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Fillings

There are many different types of filling material. Resin, Amalgam, onlays and, inlays are just a few to name.

Composite resins have a lot going for them. Their cosmetic properties are unsurpassed. With a composite filling you can’t tell where the enamel and resin meet. The material is placed in layers, and cured at each step the filling is actually strengthens the tooth structure.

Inlays and Onlays allows A conservative tooth restoration that requires r less tooth removal than a crown, an onlay or a inlay  increases tooth strength and provides enduring protection for the tooth. All in lays and onlays is made at a lab. The lab will custom make the onlay/ inlay to fit the patient's tooth exactly. Once back from the lab the doctor bonds the permanent onlay to the tooth.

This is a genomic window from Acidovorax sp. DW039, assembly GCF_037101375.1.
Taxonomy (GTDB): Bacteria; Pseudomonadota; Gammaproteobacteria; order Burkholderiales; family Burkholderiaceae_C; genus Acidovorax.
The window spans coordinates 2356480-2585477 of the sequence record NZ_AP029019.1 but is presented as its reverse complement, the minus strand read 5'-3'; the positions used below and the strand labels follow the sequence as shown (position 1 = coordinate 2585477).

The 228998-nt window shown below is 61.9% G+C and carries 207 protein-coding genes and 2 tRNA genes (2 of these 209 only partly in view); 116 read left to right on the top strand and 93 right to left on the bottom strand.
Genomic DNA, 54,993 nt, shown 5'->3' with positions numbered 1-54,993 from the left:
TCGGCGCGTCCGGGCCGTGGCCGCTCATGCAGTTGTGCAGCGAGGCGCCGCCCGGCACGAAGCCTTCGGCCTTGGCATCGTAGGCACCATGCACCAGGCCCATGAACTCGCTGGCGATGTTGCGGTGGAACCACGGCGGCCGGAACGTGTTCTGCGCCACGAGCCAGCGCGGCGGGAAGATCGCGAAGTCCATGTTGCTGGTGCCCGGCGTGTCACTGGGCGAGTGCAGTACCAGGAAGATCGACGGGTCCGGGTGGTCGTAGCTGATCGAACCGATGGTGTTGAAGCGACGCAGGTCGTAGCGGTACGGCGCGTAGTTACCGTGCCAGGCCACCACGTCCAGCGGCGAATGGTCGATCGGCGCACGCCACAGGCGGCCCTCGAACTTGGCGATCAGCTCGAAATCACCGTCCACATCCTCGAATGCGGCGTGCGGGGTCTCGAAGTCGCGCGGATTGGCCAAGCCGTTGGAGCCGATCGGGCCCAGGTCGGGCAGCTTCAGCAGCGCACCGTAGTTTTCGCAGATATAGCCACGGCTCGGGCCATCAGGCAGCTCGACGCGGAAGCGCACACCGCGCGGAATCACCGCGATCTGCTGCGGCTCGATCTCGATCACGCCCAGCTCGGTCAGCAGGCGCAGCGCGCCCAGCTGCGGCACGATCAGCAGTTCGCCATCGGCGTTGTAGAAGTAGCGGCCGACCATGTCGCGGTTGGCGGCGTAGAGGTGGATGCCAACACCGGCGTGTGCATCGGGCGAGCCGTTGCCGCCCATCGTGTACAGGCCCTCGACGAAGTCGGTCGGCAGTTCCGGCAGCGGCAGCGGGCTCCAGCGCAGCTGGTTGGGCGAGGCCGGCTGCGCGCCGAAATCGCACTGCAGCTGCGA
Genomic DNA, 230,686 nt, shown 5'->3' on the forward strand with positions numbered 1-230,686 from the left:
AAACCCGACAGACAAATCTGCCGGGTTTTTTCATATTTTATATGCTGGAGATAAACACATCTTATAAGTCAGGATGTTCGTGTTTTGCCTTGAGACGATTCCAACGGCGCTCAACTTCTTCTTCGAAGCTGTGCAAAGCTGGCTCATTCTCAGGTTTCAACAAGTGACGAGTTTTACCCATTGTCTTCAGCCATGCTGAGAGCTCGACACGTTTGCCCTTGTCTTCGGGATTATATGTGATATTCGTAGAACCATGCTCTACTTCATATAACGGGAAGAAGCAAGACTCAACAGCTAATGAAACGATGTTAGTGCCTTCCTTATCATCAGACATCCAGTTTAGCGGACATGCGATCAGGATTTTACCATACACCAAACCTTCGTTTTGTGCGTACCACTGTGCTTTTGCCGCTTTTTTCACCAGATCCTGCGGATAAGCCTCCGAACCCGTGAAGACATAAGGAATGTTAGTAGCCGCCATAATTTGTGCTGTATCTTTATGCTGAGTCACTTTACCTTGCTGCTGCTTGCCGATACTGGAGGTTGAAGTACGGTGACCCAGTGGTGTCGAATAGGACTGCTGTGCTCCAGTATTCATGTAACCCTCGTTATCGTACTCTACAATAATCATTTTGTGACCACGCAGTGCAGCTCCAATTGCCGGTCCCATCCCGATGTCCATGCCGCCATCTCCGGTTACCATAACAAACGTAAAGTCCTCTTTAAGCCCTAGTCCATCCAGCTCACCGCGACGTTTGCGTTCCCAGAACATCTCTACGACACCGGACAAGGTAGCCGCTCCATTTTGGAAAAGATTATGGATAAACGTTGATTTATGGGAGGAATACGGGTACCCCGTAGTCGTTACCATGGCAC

Amalgam fillings do contain Mercury. *Mercury vapors are all around us, all the time.

There's more mercury in a can of tuna fish than in a filling.

Though a like amount of mercury is combined with other metals to obtain a filling alloy, the resulting amalgam has different characteristics than any of its parts. The mercury in amalgam becomes inert, with only a trace of vapors after placement.

*Over the life of a filling, amalgams do break down. For patients with an average of seven fillings, the daily intake of mercury amounts to about 0.3 micrograms. According to the World Health Organization, a safe daily threshold of exposure is 300 to 500 micrograms.

But are these fillings safe? As far as we know, yes. There never has been a study--and never will be--that can prove anything is absolutely safe for every individual. This means, as doctors, we keep up with scientifically valid research and testing, and keep an open mind to alternative materials.